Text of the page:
Some random questions without any kind of research but that kind of interests me and if I had the time then I'd look into it more but hey:
- Does a "free market"  benefit from having a single currency throughout, or is the mixing pot of alternative currencies simply part of the ideology? Is a multitude of currencies itself, in effect, a kind of "market", the evolution of which mirrors the currents found in the marketplace? i.e. Does a marketplace need equality at some level, or are its theories sound at all levels of the layered hierarchy?
- Does this have any bearing or effect once you translate the idea of currencies into "platforms"? For instance, is it more advantageous to work towards a single and universal, monopolistic platform (whether it be Windows, *nix, etc) and then concentrate on what can be done with that "standard" once everyone is on a "compatible" foundation? Or should we consider the advancement of underlying factors a necessity in progress and "choice", without which the overlying model would be flawed and/or unsustainable? Perhaps it's not even a "progress" thing, but more an "equality" thing - how best to give people a fair chance to compete?
 At current, I'm working out how best to define a "free market", so the question is subject to flux... ;)
Interesting points. A couple of thoughts.
On conformity vs. diversity
All platforms are biased abstractions over the underlying substrait. They make some things easier but some things more difficult than working at that lower level. If you have a plurality of platforms, you have a greater chance of finding one that allows you to do what you need.
But platforms are also communication networks. The more widely adopted they are, the more people they allow to communicate. And NetworksCreateValue.
So, it's a TradeOff. Wide acceptance vs. narrower selection of constraints, which means fewer things are easy. And we seem to value this trade-off differently in different places.
What about money? Well, people like BernardLietaer favour plurality, what he calls ComplementaryCurrencies. That's because he identifies some very strong problems with the national currencies we use. And claims to have empirical evidence that supplimenting them with secondary currencies can solve certain kinds of social problems. They can stimulate creation of extra work, and can build and cement community.
If I understand your first question, it's about freedom. Which is the greatest freedom? The freedom given by wide-access or the freedom given to choose a plurality of platforms. It's actually another MetaLevelFreedomProblem.
I don't have an answer to this. Or even know whether there is one. But I'm going to think about it further.
It seems to me that there is no scale in the picture. This is like a fractal. I mean at each scale there is a whole that is parted into interacting and competing smaller peaces.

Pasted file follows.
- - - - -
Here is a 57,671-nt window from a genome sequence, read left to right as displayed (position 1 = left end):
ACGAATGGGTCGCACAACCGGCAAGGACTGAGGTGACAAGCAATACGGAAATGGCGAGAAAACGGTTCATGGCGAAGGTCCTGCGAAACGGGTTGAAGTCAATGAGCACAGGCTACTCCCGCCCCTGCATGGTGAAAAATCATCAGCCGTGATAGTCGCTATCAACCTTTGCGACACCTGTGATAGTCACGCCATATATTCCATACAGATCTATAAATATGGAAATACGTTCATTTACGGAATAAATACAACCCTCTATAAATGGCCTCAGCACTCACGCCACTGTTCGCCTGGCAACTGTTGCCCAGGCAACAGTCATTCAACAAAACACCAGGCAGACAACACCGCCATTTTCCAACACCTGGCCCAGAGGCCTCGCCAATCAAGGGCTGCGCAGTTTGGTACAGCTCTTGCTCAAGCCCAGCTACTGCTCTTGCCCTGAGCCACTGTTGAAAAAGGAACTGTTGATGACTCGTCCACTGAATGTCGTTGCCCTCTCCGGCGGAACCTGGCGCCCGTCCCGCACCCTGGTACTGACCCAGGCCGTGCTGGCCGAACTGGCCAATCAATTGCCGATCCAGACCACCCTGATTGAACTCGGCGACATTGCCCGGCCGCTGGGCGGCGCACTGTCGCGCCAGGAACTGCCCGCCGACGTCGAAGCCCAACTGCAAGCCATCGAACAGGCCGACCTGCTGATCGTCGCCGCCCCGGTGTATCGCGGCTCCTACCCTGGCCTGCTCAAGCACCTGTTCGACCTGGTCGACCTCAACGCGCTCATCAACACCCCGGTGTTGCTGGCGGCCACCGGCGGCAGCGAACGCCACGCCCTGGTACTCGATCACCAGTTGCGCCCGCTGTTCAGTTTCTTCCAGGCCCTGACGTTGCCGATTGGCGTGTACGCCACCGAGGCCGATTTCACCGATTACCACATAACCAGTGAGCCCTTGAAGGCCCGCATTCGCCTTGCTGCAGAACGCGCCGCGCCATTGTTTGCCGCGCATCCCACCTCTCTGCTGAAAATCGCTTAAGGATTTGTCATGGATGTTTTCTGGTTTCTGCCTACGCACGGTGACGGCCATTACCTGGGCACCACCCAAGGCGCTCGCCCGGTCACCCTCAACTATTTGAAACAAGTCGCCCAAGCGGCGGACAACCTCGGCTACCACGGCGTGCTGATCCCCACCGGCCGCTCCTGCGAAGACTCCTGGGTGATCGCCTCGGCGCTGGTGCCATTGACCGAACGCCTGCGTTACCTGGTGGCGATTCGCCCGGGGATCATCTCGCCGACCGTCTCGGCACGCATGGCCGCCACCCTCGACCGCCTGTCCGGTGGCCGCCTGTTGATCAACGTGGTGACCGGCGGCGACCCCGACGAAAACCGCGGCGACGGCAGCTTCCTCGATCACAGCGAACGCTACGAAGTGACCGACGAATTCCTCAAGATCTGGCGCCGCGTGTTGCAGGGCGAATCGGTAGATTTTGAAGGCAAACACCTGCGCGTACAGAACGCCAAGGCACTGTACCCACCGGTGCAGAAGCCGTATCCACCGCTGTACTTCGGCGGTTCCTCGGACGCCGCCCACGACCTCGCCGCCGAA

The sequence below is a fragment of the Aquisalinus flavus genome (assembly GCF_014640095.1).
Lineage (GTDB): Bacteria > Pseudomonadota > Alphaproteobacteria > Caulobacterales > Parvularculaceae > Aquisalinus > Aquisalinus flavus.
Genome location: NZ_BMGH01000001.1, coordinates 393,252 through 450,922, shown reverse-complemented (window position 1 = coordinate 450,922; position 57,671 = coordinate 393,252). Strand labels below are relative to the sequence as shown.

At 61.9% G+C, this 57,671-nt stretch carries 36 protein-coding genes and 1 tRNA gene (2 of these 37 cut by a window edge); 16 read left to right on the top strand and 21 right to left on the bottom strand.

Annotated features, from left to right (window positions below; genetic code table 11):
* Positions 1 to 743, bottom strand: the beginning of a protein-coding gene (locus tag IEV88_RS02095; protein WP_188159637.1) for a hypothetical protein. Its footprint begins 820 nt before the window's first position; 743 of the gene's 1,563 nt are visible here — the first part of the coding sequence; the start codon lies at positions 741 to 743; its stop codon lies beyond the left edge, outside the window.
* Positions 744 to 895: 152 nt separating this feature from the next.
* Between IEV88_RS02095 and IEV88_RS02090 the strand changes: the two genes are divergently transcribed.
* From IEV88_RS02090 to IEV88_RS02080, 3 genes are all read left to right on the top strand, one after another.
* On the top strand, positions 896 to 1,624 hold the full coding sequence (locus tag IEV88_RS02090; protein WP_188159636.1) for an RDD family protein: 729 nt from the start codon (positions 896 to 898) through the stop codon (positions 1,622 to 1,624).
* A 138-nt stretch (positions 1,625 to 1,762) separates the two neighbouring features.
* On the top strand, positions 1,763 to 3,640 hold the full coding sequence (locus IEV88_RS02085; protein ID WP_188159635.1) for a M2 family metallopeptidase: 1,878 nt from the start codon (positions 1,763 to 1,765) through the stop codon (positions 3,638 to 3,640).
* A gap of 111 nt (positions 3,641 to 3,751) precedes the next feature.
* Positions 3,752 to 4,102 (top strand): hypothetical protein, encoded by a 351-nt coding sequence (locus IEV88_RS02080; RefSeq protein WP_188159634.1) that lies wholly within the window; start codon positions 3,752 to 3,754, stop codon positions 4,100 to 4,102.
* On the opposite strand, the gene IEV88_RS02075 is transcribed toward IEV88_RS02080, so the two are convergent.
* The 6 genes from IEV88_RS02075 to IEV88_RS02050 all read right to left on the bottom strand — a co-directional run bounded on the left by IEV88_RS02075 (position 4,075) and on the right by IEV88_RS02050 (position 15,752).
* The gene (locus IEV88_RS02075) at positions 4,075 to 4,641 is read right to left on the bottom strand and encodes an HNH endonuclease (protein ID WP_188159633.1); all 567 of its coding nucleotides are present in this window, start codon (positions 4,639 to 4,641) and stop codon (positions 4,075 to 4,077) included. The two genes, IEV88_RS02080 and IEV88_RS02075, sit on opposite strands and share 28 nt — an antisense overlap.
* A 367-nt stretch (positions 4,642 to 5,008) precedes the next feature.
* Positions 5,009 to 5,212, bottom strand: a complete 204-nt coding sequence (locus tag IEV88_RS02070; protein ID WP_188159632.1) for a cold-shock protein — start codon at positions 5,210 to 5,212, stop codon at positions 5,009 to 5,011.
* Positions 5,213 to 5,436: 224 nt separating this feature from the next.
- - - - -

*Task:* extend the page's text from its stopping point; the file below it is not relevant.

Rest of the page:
I believe this is quite a general notion.
Everything's relative, but by looking at theories, we can make some attempt to apply generalised rules to what we have right in front of us. For instance, in terms of economies and markets, we have at least three obvious layers so far - currency used, economic ideology applied, and then what can be done once these are in place. Each has similar abstractions, by which I mean they suffer/benefit from universality/fragmentation, but are roughly pretty defined in terms of these layers.
I'm not sure the first question was about freedom as much as it was about efficiency - can more be achieved if you are building on top of a layer in which everyone has some equalising factor (by, for example, eliminating the possibility of one faction using its difference to increase its influence once it has achieved a minor foothold), or is a more entropic approach better for leading to more sustained (due to its balanced nature) foundation?
It's similar to the "open competition" vs "government regulation" debate in a way - choice versus equality, freedom vs guidance? Another example would be the ongoing battle for culture, say in France, where we have a clash between a universal language (American English) and pride of cultures - the first naturally bring people together and makes it easier to swap information, but in the process, we lose much of what that language lacks.
If you take a coding approach to it, then it seems more important to strike a balance - internally, systems can do whatever they want, but in order to interact with other systems, a standard communications protocol may need to be agreed upon (e.g. XML). This gives you a relatively happy middle position between the two extremes. You just have to decide which protocol to use... ;)
Zbigniew, Graham : I'm very open to the possibility that free-markets are the most efficient, and must be opposed for moral reasons. I discussed something like this on LeftAndRightAndScale. (Which also talks about scale. And see also OnGranularity)
Graham's example of french culture is makes me think there also needs to be link to SlowNetworks here.
In defence of platform monoculture : http://www.infoworld.com/article/04/06/25/26OPconnection_1.html
See also :